The Bureau of Alcohol, Tobacco, Firearms and Explosivesí Investigative Operations at Gun Shows

Evaluation and Inspections Report I-2007-007
June 2007
Office of the Inspector General


Scope and Methodology of the OIG Review

This review focused on ATF’s policies, procedures, and oversight mechanisms for ATF investigative operations at gun shows. We reviewed ATF’s operations at gun shows conducted from FY 2004 through FY 2006. We conducted fieldwork from September 2006 through March 2007 that included in-person and telephone interviews and site visits to selected ATF field divisions and offices that conducted investigative operations and outreach programs at gun shows, data analyses, document reviews, and viewing undercover footage taken during operations at gun shows. In addition, the OIG team attended gun shows in two different cities.

Interviews

We conducted interviews with 73 officials and other personnel from ATF Headquarters, 12 field divisions, and 7 field offices; U.S. Attorneys’ Offices; state and local law enforcement agencies; and national organizations representing the firearms industry, gun enthusiasts, and gun show promoters.33 Table 1 lists the sites visited or contacted and the individuals we interviewed. We tried to interview several FFLs, but they were reluctant to speak with us. As a result, we spoke with the senior vice president of the National Sports Shooting Foundation whose subsidiary organization, the National Association of Firearms Retailers, represents approximately 50,000 FFLs.

Table 1: Interviews Conducted by the OIG

Organization Site Individuals Interviewed
ATF Headquarters, Washington, D.C.
  • Assistant Director, Office of Field Operations
  • Deputy Assistant Directors, Office of Field Operations (one Regional and one for Industry Operations)
  • Deputy Chief, Field Management Staff, Office of Field Operations
  • Senior Counsel, Office of Field Operations
  • Associate Chief Counsel, Disclosure and Forfeiture Division, Office of Chief Counsel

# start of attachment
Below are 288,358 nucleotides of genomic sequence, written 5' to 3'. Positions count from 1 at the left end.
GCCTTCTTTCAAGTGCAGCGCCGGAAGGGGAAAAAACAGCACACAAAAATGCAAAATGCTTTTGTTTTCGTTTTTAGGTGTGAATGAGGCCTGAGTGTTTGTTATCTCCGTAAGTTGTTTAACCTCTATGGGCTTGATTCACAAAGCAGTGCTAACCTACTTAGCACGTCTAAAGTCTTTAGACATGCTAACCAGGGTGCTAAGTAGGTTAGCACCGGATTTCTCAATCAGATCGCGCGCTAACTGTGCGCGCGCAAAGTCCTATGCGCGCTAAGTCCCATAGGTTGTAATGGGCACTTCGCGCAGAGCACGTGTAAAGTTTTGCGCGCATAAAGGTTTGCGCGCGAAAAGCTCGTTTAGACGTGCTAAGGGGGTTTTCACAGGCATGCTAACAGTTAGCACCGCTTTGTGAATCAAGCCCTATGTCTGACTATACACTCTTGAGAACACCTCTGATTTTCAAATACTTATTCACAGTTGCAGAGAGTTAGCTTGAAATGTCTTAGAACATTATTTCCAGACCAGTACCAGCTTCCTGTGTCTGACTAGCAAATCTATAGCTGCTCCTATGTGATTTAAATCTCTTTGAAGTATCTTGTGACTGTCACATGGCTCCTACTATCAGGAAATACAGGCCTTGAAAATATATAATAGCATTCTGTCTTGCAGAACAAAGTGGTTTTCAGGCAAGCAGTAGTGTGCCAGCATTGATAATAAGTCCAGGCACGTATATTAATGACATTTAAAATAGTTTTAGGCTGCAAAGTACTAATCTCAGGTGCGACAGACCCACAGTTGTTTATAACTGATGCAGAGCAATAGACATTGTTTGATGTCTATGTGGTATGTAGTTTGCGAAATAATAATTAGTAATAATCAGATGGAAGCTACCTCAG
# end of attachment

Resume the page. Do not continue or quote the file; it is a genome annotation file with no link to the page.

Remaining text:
• Associate Chief Counsel, Firearms, Explosives and Arson Division, Office of Chief Counsel
  • Senior Attorney, Firearms, Explosives and Arson Division, Office of Chief Counsel
  • Deputy Assistant Director, Office of Enforcement Programs and Services
  • Acting Deputy Chief, Firearms Programs Division, Office of Enforcement Programs and Services
  • Firearms Industry Technical Advisor, Firearms Programs Division, Office of Enforcement Programs and Services
  • Chief, Office of Public Affairs
Field Divisions:
Baltimore
Charlotte
Columbus
Houston
Kansas
New Orleans
Philadelphia
Phoenix
San Francisco
Seattle
Tampa
Washington, D.C.
  • Current and former Special Agents in Charge (SAC) (11)
  • Assistant Special Agents in Charge (ASAC) (8)
  • Directors of Industry Operations (5)
  • Field Division Counsel (2)
Field and Group Offices:
Falls Church, Virginia
McAllen, Texas
New Orleans, Louisiana
Norfolk, Virginia
Reno, Nevada
Richmond, Virginia
Salt Lake City, Utah
  • Current and former Resident Agents in Charge (RAC) (7)
  • Group Supervisors (2)
  • Area Supervisor
  • Special Agents (2)
  • Intelligence Research Specialist
U.S. Attorneys’ Offices

Arizona



Nevada


Eastern District of Louisiana

Eastern District of Virginia

  • Deputy Chief, Criminal Division, Phoenix Office
  • Assistant U.S. Attorney, Organized Crime Drug Enforcement Task Force, Tucson Office

  • Chief, Reno Office

  • 1st Assistant U.S. Attorney and Chief, Criminal Division
  • Violent Crime Unit Supervisor

  • Managing Assistant U.S. Attorney, Richmond Division
State and Local Law Enforcement Agencies

Richmond, Virginia






Reno, Nevada

  • Major, Virginia State Police
  • Manager, Firearms Transaction Center, Virginia State Police
  • Sergeant, Virginia State Police
  • Major, City of Richmond Police Department
  • Deputy Chief of Police, Henrico County Division of Police
  • Captain, Henrico County Division of Police

  • Assistant Sheriff, Washoe County
National Rifle Association (NRA)

Fairfax, Virginia

  • Legal Counsel, NRA-Institute for Legislative Action
National Association of Arms Shows, Inc. (NAAS)

Utah

  • President (who also is the promoter of Crossroads of the West gun shows)
National Shooting Sports Foundation

Newtown, Connecticut

  • Senior Vice President and General Counsel
Promoters by Location and Trade Name

Alabama
Arizona
California
Colorado
Louisiana
Mississippi
Missouri
Nevada
North Carolina